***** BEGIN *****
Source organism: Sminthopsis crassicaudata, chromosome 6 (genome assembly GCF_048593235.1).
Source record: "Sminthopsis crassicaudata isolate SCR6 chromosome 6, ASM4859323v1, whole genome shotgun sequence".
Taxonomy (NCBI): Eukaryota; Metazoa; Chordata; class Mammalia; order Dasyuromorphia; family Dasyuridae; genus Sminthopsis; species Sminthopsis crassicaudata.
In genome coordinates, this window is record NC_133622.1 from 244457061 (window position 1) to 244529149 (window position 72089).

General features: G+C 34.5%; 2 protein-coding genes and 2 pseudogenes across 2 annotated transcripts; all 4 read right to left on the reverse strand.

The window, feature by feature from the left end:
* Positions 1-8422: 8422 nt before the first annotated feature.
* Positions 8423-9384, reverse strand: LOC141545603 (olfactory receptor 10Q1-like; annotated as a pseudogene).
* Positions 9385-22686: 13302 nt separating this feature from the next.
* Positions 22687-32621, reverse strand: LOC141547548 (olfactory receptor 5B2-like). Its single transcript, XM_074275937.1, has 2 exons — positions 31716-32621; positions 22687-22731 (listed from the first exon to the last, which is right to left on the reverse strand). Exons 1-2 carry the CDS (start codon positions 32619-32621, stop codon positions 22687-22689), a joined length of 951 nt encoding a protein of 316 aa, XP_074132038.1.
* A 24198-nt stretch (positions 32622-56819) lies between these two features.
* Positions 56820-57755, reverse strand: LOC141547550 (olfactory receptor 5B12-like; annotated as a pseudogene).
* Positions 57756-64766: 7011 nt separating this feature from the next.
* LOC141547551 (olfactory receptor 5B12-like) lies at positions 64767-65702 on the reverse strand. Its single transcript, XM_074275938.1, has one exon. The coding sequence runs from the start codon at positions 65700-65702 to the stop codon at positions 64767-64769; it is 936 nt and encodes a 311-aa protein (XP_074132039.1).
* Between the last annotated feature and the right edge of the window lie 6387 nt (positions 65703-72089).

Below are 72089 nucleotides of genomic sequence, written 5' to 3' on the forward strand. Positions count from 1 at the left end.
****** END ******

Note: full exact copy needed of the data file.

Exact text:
Source organism: Sminthopsis crassicaudata, chromosome 6 (genome assembly GCF_048593235.1).
Source record: "Sminthopsis crassicaudata isolate SCR6 chromosome 6, ASM4859323v1, whole genome shotgun sequence".
Taxonomy (NCBI): Eukaryota; Metazoa; Chordata; class Mammalia; order Dasyuromorphia; family Dasyuridae; genus Sminthopsis; species Sminthopsis crassicaudata.
In genome coordinates, this window is record NC_133622.1 from 244457061 (window position 1) to 244529149 (window position 72089).

General features: G+C 34.5%; 2 protein-coding genes and 2 pseudogenes across 2 annotated transcripts; all 4 read right to left on the reverse strand.

The window, feature by feature from the left end:
* Positions 1-8422: 8422 nt before the first annotated feature.
* Positions 8423-9384, reverse strand: LOC141545603 (olfactory receptor 10Q1-like; annotated as a pseudogene).
* Positions 9385-22686: 13302 nt separating this feature from the next.
* Positions 22687-32621, reverse strand: LOC141547548 (olfactory receptor 5B2-like). Its single transcript, XM_074275937.1, has 2 exons — positions 31716-32621; positions 22687-22731 (listed from the first exon to the last, which is right to left on the reverse strand). Exons 1-2 carry the CDS (start codon positions 32619-32621, stop codon positions 22687-22689), a joined length of 951 nt encoding a protein of 316 aa, XP_074132038.1.
* A 24198-nt stretch (positions 32622-56819) lies between these two features.
* Positions 56820-57755, reverse strand: LOC141547550 (olfactory receptor 5B12-like; annotated as a pseudogene).
* Positions 57756-64766: 7011 nt separating this feature from the next.
* LOC141547551 (olfactory receptor 5B12-like) lies at positions 64767-65702 on the reverse strand. Its single transcript, XM_074275938.1, has one exon. The coding sequence runs from the start codon at positions 65700-65702 to the stop codon at positions 64767-64769; it is 936 nt and encodes a 311-aa protein (XP_074132039.1).
* Between the last annotated feature and the right edge of the window lie 6387 nt (positions 65703-72089).

Below are 72089 nucleotides of genomic sequence, written 5' to 3' on the forward strand. Positions count from 1 at the left end.